ZOMBIE THREAD ALERT: This thread hasn't been posted on for a while.

or just messed-up and pathetic to get yet another sick note?

(43 Posts)
somewherebeyondthebarricades Sun 24-Aug-14 13:29:11

I'll try not to make this too long...this is a name-change so some of the story may be familiar.

I have a teenage son with autism. I split up with his dad before he was born, amicably. We have stayed close and parent together. I got pregnant by him again last year when we went on holiday (unplanned). After quite a drawn-out and stressful decision-making phase, I decided to go ahead (without telling ex) but then miscarried at 11 weeks. Still didn't tell him or many people except the few I'd trusted about my pregnancy in the first place.

It happened during the Christmas holidays so didn't need/ take any time off work. I went back to work and tried to get back to normal and pretend it hadn't happened but I wasn't sleeping or eating and was being a little unstable at work. I am a secondary teacher with significant management responsibilities so I can't really have an off day. Teaching was fine but then I'd just go and cry in my office. My friends at work who knew what was going on were really worried and kept telling me to be off, eventually going to the head to get him to talk to me.

I didn't want to be off because it felt like failure and I had too much time to think, but, at the same time, I couldn't really cope with the pressure of work. I agreed to go to the GP who asked a lot of questions and diagnosed depression (I didn't accept that label for months but have had to now). She was firm that I should take a few weeks off and I did.

Being off wasn't healthy except I got sleep. I cut myself off from even then people who knew and were supportive (though they didn't give up on me and I'm grateful for that). I went back to work after a few weeks but struggled again with the demands of the job and lack of sleep and was then off for a couple of weeks again. In the meantime, work had sorted out counselling for me and the GP had described anti-depressants.

To cut this long story a little shorter, I went back on a phased return (reduced hours and responsibilities) after Easter and that really helped as I did my teaching but could escape to work at home or sleep if I needed to. It was the GP's suggestion as I was talking about suicide and feeling like a failure by not working but also feeling like I couldn't cope in work. I then didn't have any time off for that whole term and coped with life in general a little better.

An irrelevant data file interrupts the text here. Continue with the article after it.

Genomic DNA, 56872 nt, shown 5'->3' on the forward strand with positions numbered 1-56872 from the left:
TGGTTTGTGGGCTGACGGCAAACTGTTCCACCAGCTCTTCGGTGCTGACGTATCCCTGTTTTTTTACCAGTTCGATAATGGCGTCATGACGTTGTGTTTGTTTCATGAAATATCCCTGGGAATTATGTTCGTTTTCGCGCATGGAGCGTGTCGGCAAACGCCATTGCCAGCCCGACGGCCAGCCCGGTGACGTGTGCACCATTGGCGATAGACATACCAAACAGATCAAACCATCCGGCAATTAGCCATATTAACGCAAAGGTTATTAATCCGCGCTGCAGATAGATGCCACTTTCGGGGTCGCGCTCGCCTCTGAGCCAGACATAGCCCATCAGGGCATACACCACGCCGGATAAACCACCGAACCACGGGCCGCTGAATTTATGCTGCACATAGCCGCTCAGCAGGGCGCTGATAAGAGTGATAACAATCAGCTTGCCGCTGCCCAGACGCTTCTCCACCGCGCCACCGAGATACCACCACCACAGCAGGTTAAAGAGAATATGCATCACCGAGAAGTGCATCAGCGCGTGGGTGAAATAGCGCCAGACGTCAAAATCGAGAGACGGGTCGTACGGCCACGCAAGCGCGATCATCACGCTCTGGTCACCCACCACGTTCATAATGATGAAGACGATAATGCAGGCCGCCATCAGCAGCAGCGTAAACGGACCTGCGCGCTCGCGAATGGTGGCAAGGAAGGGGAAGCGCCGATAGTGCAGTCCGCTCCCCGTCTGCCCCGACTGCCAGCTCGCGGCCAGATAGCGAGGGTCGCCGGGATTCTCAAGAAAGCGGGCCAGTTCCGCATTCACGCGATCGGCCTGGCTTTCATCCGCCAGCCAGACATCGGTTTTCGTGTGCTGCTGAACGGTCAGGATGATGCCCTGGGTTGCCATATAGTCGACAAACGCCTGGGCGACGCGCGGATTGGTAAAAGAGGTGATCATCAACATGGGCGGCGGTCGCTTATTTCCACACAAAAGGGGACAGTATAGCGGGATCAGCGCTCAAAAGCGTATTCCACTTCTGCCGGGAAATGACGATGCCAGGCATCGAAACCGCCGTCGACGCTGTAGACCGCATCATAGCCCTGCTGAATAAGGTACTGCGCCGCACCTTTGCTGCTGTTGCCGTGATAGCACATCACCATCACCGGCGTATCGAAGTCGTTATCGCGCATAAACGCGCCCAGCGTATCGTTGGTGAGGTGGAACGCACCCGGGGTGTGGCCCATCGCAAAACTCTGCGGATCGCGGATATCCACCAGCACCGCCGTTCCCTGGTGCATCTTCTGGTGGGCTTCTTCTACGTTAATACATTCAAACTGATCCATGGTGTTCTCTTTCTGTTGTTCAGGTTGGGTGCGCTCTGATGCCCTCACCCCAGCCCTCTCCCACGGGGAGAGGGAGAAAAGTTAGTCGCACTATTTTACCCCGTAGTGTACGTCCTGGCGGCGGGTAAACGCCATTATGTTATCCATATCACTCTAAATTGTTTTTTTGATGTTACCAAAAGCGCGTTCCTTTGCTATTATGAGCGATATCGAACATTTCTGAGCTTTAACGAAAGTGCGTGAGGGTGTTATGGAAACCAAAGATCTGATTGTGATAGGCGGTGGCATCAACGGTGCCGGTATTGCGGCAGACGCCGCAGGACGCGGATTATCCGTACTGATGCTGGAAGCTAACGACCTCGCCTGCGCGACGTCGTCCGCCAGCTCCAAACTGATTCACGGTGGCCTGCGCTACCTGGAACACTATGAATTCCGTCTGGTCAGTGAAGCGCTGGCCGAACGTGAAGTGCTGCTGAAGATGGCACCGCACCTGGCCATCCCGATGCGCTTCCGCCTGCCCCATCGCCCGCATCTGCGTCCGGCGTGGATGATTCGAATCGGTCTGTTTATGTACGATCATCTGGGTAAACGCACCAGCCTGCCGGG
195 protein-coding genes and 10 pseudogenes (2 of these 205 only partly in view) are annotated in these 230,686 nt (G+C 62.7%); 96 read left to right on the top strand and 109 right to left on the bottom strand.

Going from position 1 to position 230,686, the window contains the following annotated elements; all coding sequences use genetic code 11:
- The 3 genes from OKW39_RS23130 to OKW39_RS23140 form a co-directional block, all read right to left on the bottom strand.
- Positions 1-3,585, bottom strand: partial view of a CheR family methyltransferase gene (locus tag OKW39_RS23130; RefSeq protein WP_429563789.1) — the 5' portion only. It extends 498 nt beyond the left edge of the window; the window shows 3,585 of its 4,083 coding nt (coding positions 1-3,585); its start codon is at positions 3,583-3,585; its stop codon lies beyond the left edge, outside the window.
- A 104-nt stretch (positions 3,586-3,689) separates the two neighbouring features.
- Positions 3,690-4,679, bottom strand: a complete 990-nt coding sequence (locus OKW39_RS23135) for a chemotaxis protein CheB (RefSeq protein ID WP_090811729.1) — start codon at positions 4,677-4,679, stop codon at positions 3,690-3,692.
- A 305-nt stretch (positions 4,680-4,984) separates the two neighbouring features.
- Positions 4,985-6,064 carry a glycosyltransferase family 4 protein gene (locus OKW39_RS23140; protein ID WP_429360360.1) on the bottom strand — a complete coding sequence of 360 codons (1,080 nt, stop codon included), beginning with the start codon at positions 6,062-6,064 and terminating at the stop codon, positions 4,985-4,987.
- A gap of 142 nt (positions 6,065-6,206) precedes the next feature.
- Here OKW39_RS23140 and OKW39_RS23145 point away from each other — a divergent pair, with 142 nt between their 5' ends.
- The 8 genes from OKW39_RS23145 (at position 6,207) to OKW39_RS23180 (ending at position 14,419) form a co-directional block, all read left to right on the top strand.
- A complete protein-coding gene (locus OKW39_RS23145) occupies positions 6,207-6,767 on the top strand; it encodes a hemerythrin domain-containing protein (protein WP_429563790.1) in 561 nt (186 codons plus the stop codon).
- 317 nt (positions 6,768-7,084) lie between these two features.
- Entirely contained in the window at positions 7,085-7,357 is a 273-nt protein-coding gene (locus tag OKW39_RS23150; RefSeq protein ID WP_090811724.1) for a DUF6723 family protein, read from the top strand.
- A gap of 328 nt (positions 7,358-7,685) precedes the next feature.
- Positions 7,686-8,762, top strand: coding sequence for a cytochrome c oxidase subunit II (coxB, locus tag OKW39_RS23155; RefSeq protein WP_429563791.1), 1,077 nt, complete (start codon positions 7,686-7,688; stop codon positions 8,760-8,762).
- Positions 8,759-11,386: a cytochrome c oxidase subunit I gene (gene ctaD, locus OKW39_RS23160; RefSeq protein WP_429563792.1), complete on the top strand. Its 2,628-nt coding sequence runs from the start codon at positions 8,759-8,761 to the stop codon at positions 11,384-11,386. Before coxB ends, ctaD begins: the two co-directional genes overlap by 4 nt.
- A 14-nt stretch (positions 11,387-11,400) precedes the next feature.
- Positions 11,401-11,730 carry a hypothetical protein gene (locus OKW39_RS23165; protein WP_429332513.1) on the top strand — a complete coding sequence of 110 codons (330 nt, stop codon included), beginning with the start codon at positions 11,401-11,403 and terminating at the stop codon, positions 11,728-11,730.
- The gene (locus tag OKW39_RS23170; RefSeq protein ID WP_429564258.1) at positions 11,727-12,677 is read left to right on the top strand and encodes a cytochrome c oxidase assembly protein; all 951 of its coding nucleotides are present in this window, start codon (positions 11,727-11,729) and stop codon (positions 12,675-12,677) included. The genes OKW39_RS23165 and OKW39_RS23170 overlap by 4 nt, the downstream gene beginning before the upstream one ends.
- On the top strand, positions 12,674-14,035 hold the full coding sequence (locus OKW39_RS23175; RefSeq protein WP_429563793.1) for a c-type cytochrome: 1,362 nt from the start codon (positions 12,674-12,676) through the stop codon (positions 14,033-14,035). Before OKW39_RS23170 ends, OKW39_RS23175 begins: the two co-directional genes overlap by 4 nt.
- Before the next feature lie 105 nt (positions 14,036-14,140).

But I do accept that I'm not properly better. I can't cope with pregnant people or babies or talking about them. A colleague was showing his wife's scan photos in July and I had to leave the room and sobbed. I can't get over the fact that I should have been having a baby and don't and feel guilty that my unhealthy lifestyle during the pregnancy because I was so stressed by the decision that I wasn't eating or sleeping might have contributed to the outcome.

The counsellor says I've made no progress whatsoever in dealing with my feelings about the miscarriage and won't talk about it. The GP is concerned that none of the anti-depressants have significantly lifted my mood. Everyone says that my anger/ guilt/ feeling like a failure is unhealthy and we all have these brief periods of hope (usually coinciding with sun or a holiday) that I am better and then something shifts and I go back to hating everything.

Doctor has arranged CBT which was supposed to start this week but got cancelled. I don't know how to rearrange it as when term starts (7 days), the head says he wants me 'back to normal' with no time off.

I can feel this panic rising at the thought of going back to work full-time, something I've not done for months. I have had more sleep and more of a break from the real dark thoughts this summer but I'm not 'fixed' and I don't know what to do. Saw my GP last week and she's talking about a referral to a psychiatrist and also saying she really doesn't want me to go back to work full-time. She is seeing me again this week for my decision so she can write a sicknote if I accept her advice.

My worry is that my boss will be furious and my job might be at risk. Work was never the original problem; I have always been good at my job, but my boss was new last September and so has only really seen the distracted (pre-January), crying, time-off (post-January) mess that I have been this year. I tried to swap my role for a less demanding one in June but he wouldn't let me. The role I am going back to is harder with less time to do it. Even 'normal', I would be slightly apprehensive about the workload this coming year.

He has been good about time off but I know that he expects me back properly on 1st September and all that is in my head right now is 'I can't go back'. I might not have made progress with some things but I am currently able to manage my house, my son, my friendships etc. without crying (often) or hiding away. I agree with the GP that going back to work full-time might jeopardise that recovery but NOT going back or going back less than full-time will definitely jeopardise my career stability. Financially, I have to work. I do WANT to work. I want my old life back. I am angry that I don't have it. But I have got better at accepting my current state and wary of jeopardising it.

What the hell do I do?

somewherebeyondthebarricades Sun 24-Aug-14 14:12:55

Thanks to the 'friend' who just recognised this and texted me to say I'll get a better response if I do a shorter post. Sorry that my shitty life can't be condensed more easily into a bitesize story.

bearfrills Sun 24-Aug-14 14:18:05

I think that if you need more time then you need more time and you should take the sick note. As it's related to your miscarriage make sure your GP records this on the fit note, it is then classed as pregnancy related and you are protected by sexual discrimination laws - basically it means that your employer cannot take this sickness into account for disciplinary purposes. Once you have the sick note don't go back to work until you are sure you can cope with it, don't let them pressure you.